a catalogue of their doings in Lanarkshire, which The Scotch courts proceed in a definite series of we lately read, was sufficient to deter any man steps to gross absurdity at the pinnacle. An from seeking the occupation. appeal to the pecrs, from English law courts, is For some years past we have observed occareasonable, because the lay peers interfere rarely sional attempts to assimilate the Scotch to the Enindeed with any case, and the law peers do the glish law, encouraged in Glasgow and some other work. These learned barons should be the best towns in Scotland. The Scotch law is bad, costly,

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and dilatory in some of its forms; but that is no The extreme proceeding against the person is reason for going farther and faring worse. very different in England from the course ailopted England can supply Scotland with few improve- in Scotland, and much barsher. An incarcerating ments in any department of the civil law; and the creditor in Scotland must pay for the support of adoption of English forms would only tend to stay an imprisoned debtor. He is not required to conproceedings against those who should be proceeded tribute a farthing for that purpose in England. So with. Thus, if we be not mistaken, the law far as he is concerned, the debtor may starve. Tlie of England requires personal service of a writ be- county will feed him on lower fare than its felons fore proceedings can be adopted against any man or its pickpockets; but unless the prisoner possess in the superior courts; unless by particular appli- earnings or means from some personal source, be cation to the judge—a course attended by fresh must be contented to live on in illustration of the expense. Even this step is useless against a truth“Man wants but little here below." We " gentleman " who is out of the country upon his need scarcely add that the laws of both countries business, which may, of course, lead him from could bear improvement in this respect, and that Archangel to Rio de Janeiro, without a single call justice requires the adoption of means to incarce. being made by him at home for his letters. rate the fraudulent and protect the unfortunate

The English law, except in the City of London, debtor, with or without the active concurrence of or one or two more places—if there be more, and the creditors. we do not know of any–has no means of attach- A number of persons have constituted theming property. A creditor may be acquainted with selves a committee for the reform of mercantile the possession of property by a debtor, but he has law, under the most influential and promising no means of attaching it in England. The debtor auspices. They wish to assimilate the laws of claims liis own dues and puts them in his purse the three countries, but, as usual in similar cases, before the eyes of the provoked creditor, who has they will be tempted to assimilate the laws of no right to provide for his payment, except upon Scotland to those of England, rather than all our a judgment, and only then by the seizure of the laws to equity and justice. The mercantile law of person or property, instead of the arrestment of Ireland closely resembles the English law at least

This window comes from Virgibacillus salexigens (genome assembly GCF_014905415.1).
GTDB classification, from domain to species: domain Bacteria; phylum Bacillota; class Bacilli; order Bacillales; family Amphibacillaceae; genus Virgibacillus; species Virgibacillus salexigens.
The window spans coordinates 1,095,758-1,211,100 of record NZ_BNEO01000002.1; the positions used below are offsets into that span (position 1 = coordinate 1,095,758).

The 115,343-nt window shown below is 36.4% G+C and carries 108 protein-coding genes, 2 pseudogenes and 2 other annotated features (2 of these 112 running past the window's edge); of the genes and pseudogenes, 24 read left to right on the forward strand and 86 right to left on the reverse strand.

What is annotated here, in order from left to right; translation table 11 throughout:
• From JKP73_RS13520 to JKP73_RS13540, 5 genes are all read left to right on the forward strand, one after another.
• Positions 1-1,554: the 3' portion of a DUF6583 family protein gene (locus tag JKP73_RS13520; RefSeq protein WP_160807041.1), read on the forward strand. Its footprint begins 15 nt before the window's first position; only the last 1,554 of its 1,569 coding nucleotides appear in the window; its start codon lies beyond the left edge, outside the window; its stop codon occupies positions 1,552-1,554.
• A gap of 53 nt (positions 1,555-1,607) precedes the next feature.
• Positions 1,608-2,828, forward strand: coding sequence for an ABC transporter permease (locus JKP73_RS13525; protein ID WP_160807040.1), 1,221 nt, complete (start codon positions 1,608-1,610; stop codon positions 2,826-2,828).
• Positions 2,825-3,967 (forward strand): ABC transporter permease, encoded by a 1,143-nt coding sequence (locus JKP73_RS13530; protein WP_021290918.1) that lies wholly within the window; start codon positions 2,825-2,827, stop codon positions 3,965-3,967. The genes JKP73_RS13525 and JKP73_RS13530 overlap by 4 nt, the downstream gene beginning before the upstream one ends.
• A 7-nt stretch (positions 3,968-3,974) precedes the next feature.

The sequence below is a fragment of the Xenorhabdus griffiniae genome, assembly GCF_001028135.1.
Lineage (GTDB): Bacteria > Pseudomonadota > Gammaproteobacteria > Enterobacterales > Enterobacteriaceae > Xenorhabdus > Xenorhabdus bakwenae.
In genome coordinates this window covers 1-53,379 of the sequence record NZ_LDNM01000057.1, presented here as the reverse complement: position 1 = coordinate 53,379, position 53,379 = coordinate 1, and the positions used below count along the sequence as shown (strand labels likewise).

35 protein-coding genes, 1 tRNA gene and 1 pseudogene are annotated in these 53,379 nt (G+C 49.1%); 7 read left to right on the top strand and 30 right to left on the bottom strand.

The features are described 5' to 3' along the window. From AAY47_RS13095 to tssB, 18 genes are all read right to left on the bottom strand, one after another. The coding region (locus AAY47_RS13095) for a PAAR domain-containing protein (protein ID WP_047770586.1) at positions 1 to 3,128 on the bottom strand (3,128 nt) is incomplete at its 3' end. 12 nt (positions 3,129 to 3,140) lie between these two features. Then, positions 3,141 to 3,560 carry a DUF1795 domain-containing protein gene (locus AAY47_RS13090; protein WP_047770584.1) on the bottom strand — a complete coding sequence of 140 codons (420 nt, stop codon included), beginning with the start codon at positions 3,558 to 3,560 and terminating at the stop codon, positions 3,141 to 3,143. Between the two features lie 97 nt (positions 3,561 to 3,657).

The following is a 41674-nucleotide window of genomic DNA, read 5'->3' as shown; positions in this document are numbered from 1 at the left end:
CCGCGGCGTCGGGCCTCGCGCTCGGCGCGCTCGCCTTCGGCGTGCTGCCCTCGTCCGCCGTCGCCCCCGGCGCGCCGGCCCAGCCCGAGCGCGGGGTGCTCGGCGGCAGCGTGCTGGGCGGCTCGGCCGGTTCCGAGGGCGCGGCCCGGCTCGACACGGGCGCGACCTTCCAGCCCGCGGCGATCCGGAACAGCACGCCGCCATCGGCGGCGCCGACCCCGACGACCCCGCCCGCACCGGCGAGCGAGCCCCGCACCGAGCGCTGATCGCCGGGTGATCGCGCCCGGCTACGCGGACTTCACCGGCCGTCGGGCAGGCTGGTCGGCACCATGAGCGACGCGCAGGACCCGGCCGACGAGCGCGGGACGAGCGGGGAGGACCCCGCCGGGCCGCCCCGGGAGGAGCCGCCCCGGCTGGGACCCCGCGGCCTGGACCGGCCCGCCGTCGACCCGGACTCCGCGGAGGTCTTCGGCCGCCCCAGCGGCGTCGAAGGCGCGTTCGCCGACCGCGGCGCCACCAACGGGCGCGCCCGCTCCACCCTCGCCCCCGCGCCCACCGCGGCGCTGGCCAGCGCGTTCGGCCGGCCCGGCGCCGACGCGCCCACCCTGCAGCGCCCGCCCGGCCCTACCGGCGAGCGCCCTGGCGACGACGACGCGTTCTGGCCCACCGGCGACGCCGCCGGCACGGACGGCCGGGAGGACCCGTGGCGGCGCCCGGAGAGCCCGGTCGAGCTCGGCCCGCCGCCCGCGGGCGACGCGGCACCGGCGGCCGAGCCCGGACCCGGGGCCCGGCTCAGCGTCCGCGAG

in all its inconveniences. We recollect that an The law of arrestments in Scotland is ludi- Irish acceptor to a bill, having been unable to crously loose. It is obvious injustice. Any man make payment, was prosecuted. The bill was held may apply for and obtain arrestments of moneys by a Scotchman, who was the drawer. Being in due to another man, whom he is pleased to call or Ireland, he called upon the attorney who had consider his debtor, before he has issued a sum- charge of the proceedings, and in answer to the mons, or even made an affidavit that his claim is inquiry low matters prospered, he was shown a correct. The power exists, but is not often used, bundle of papers. Curiosity induced him to read except in cases of clear indebtedness, or we should them, and rather startled at one passage, he said, have an injustice so obvious speedily repealed. "Why this fellow charges me with forgery.” The remedy is an action of damages ; but as the Nonsense,” answered the attorney, "how should wrong will scarcely ever be committed by those lie do that?" "Oh, here,” he says,

" and as it who can pay damages, virtually " there is a wrong seems tome, he swears that he did not make the bill." without a remedy.” We do not invite England "True," said the professional adviser, “but that is to copy this mistake; but between the over abune only a form."

" Then," responded the pursuer, dance of attaching power in Scotland and its ab. “I can only say it is a strange form that requires sence in England a happy medium might be struck. a man first to tell a falsehood, and in doing so, to

England adopted, two years ago, the old law of charge another man with forgery.” Judgment was Scotland respecting proceedings upon bills of ex